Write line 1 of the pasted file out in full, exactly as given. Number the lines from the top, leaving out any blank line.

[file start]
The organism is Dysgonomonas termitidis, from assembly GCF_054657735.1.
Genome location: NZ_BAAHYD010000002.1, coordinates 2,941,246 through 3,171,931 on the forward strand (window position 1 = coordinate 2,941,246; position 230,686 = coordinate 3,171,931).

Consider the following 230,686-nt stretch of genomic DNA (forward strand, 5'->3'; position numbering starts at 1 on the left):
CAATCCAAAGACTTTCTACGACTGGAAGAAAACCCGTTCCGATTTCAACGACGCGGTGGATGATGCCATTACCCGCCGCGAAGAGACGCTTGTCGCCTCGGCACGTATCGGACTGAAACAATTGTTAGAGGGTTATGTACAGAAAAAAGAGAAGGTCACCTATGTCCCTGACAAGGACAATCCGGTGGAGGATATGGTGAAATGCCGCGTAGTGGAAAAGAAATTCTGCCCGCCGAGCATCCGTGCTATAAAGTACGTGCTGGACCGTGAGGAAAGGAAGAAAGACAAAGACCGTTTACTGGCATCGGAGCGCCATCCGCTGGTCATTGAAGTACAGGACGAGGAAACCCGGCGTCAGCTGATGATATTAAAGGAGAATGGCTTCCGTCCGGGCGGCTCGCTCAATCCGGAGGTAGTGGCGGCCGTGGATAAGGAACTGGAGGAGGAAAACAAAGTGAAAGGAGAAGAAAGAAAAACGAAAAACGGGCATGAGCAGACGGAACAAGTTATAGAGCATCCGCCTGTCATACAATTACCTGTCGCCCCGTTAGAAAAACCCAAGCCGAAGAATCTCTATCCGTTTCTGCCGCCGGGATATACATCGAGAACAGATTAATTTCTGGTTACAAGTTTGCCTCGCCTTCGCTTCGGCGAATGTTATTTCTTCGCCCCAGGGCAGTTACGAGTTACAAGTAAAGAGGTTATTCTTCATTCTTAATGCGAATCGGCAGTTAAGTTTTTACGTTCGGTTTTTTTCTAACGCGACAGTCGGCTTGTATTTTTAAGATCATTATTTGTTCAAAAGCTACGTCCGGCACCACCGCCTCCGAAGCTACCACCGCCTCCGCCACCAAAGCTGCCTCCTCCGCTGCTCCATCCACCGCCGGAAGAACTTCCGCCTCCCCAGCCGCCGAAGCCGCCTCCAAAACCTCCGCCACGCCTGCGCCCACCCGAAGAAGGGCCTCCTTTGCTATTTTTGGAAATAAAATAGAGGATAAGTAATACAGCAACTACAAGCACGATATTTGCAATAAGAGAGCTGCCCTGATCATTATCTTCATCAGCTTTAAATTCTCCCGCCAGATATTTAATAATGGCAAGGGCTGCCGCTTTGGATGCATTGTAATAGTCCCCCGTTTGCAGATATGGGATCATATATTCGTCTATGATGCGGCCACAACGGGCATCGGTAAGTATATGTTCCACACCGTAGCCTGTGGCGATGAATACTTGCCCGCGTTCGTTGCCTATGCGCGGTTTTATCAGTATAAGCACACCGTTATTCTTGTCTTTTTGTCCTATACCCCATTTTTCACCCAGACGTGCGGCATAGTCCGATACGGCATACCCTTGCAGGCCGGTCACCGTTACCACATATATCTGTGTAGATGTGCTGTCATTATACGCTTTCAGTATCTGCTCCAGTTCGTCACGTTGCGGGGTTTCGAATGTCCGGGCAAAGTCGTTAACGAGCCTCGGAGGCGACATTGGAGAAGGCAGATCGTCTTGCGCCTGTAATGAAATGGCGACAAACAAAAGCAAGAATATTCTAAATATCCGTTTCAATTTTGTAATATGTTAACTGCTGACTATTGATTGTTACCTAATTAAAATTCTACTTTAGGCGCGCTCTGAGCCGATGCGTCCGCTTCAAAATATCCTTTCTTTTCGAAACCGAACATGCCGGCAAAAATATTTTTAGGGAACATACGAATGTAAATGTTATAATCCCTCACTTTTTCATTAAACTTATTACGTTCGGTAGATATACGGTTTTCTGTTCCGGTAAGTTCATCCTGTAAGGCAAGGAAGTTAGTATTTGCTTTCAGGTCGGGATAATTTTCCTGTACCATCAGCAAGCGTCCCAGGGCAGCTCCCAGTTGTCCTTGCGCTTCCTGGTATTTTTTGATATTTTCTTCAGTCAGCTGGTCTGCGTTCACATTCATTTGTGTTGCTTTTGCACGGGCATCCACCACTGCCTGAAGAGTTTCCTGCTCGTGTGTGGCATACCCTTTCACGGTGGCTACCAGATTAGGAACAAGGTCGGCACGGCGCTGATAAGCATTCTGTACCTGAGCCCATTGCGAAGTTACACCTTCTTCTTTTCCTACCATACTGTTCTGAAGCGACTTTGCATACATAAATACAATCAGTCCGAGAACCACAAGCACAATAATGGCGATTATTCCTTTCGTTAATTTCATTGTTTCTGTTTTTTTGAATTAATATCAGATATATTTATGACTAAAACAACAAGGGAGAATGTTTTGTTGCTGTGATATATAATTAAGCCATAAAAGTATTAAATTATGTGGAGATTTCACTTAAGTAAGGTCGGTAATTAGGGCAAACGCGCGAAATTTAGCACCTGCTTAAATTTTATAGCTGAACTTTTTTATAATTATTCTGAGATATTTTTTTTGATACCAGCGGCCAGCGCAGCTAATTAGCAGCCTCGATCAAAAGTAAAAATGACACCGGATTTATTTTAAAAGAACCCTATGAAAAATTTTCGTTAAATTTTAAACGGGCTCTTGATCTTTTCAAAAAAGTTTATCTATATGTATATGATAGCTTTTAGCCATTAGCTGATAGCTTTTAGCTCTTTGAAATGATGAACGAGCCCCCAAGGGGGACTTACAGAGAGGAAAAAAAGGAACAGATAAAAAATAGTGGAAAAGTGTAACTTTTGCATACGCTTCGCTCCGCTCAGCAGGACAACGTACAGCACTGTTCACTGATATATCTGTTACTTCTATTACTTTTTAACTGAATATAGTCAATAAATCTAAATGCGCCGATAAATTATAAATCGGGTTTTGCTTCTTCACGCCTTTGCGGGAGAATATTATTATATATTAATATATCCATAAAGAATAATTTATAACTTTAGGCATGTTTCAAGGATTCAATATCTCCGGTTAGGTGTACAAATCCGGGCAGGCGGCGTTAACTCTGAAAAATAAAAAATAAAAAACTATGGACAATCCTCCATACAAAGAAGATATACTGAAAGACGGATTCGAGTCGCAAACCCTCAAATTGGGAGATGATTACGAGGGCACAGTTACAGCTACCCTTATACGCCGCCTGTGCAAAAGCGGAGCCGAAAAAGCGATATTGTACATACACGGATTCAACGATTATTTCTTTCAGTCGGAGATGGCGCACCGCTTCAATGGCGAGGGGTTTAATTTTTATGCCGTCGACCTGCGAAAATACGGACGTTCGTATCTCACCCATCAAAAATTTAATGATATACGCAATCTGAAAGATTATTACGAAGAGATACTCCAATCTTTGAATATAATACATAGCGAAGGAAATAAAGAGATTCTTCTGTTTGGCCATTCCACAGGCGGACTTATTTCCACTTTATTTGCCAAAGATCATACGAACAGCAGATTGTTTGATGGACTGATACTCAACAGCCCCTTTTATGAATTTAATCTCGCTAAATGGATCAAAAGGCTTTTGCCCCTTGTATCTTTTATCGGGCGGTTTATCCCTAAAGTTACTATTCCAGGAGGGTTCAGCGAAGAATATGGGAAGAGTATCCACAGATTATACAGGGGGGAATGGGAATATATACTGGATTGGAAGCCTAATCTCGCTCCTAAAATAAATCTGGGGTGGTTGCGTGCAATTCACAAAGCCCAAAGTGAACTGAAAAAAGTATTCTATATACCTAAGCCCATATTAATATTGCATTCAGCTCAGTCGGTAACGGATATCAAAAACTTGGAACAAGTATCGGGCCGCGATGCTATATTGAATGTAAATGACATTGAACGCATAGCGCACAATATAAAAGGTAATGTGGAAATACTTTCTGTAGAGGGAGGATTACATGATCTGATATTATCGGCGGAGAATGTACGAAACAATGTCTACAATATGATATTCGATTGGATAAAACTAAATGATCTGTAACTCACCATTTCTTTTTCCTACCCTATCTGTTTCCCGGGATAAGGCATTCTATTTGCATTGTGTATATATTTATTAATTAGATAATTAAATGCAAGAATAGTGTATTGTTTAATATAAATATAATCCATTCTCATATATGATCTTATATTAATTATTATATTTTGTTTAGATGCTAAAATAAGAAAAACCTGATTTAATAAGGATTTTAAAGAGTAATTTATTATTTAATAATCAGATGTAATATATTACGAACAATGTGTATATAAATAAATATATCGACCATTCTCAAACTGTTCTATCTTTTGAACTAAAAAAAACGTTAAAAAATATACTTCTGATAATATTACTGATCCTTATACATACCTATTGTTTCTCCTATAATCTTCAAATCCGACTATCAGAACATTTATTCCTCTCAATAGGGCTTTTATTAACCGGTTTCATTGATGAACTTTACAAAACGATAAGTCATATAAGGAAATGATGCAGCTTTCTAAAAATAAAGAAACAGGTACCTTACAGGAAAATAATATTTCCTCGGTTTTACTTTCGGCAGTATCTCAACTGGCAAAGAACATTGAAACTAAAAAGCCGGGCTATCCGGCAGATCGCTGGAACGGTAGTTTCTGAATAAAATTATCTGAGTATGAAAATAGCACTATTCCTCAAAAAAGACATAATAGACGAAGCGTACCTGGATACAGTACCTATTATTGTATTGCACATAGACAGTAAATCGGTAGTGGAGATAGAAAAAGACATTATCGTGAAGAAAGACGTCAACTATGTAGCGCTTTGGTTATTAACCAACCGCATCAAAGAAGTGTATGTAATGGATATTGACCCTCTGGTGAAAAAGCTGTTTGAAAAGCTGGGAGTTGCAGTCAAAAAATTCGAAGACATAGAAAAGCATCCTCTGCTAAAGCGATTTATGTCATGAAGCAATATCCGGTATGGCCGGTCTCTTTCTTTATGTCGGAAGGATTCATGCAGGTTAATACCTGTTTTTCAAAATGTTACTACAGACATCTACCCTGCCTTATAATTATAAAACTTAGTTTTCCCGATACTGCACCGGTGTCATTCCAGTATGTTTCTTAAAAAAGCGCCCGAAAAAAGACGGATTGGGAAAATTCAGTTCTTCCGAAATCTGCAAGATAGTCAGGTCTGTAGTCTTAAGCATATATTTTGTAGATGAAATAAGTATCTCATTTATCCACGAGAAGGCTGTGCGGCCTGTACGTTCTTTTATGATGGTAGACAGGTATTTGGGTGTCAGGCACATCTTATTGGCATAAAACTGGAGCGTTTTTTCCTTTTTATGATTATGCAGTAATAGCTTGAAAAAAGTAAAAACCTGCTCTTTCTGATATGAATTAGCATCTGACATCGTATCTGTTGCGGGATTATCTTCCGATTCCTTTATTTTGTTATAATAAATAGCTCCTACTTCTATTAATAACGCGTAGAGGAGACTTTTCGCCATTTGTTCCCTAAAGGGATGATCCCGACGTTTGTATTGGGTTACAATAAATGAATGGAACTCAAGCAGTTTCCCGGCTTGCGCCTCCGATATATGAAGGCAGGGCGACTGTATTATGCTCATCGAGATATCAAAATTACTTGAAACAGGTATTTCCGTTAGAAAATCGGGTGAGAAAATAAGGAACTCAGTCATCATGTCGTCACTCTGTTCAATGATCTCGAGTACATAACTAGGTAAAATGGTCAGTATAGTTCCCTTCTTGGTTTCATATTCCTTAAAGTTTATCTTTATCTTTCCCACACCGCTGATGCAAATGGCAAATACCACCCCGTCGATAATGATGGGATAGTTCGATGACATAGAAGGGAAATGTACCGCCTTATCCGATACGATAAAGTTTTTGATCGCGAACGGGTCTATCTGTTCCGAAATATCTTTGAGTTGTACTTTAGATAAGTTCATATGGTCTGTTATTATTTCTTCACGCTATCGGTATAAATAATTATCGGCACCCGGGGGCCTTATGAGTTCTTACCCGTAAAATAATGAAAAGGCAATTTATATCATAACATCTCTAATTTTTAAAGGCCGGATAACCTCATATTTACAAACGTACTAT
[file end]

The organism is Dysgonomonas termitidis, from assembly GCF_054657735.1.